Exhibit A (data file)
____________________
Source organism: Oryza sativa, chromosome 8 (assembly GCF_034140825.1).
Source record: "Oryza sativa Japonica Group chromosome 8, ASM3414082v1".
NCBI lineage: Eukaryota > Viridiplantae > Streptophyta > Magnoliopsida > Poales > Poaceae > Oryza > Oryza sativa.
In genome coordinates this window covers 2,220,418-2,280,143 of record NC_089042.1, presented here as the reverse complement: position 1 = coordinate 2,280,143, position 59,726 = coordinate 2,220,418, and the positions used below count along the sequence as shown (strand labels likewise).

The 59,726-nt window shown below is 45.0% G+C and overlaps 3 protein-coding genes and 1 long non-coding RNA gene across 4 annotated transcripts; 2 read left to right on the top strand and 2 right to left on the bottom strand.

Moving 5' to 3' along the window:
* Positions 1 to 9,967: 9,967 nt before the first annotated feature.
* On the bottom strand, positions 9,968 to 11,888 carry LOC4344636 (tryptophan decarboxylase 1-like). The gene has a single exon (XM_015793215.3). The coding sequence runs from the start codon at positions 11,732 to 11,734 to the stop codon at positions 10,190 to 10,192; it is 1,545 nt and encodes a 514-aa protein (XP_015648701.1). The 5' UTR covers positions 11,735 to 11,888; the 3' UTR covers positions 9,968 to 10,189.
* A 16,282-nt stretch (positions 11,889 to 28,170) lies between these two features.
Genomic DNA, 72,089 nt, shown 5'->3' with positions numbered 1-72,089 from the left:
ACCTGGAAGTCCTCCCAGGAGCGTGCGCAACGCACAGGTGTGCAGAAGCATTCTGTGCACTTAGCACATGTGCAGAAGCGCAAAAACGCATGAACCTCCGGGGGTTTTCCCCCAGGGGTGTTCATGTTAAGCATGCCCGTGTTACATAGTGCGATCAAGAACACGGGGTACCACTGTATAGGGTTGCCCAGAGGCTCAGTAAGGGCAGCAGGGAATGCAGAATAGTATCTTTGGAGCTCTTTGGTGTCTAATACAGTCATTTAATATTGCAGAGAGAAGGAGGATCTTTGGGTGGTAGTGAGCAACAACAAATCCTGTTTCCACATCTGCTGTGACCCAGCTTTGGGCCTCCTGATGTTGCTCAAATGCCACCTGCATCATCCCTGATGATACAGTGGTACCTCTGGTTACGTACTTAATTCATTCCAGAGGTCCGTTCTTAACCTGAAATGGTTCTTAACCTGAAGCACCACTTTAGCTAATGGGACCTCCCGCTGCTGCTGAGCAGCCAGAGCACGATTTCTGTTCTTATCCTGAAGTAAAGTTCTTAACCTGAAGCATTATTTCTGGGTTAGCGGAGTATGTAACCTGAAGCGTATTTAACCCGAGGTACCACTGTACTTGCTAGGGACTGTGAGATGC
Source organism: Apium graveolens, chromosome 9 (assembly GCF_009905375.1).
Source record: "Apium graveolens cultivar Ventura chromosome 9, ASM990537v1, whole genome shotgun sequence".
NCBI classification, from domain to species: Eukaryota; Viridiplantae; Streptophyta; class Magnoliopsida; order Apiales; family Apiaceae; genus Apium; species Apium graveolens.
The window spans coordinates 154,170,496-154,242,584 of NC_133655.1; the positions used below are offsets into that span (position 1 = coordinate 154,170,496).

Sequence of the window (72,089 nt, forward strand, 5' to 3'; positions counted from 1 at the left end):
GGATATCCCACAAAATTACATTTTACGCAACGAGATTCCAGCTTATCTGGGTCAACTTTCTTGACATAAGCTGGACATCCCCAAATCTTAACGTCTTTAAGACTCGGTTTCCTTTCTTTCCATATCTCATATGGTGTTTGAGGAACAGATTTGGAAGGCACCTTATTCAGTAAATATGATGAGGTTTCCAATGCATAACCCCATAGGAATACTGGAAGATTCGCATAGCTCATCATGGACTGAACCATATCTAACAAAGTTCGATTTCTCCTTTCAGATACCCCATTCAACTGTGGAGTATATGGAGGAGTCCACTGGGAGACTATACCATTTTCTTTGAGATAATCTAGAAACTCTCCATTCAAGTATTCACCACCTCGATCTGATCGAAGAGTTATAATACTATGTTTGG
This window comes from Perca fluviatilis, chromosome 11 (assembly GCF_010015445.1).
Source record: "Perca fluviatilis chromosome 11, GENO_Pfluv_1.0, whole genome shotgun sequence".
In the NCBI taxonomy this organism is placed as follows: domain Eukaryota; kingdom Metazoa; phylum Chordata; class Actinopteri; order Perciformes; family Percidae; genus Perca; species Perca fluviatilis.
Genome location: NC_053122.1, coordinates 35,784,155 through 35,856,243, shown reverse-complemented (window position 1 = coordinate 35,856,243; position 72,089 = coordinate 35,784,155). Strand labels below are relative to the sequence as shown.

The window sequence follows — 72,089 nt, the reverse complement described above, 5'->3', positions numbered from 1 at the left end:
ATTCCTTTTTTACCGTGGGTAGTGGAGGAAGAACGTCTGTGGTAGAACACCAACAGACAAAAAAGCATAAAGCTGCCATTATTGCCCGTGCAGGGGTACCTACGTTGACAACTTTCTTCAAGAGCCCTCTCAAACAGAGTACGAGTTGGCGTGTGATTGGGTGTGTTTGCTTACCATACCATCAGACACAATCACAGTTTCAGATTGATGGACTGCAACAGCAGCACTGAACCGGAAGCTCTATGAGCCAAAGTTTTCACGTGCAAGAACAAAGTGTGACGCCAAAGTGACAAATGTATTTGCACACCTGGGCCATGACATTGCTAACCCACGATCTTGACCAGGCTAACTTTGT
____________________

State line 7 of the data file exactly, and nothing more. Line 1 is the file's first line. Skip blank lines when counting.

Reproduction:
* Positions 1 to 9,967: 9,967 nt before the first annotated feature.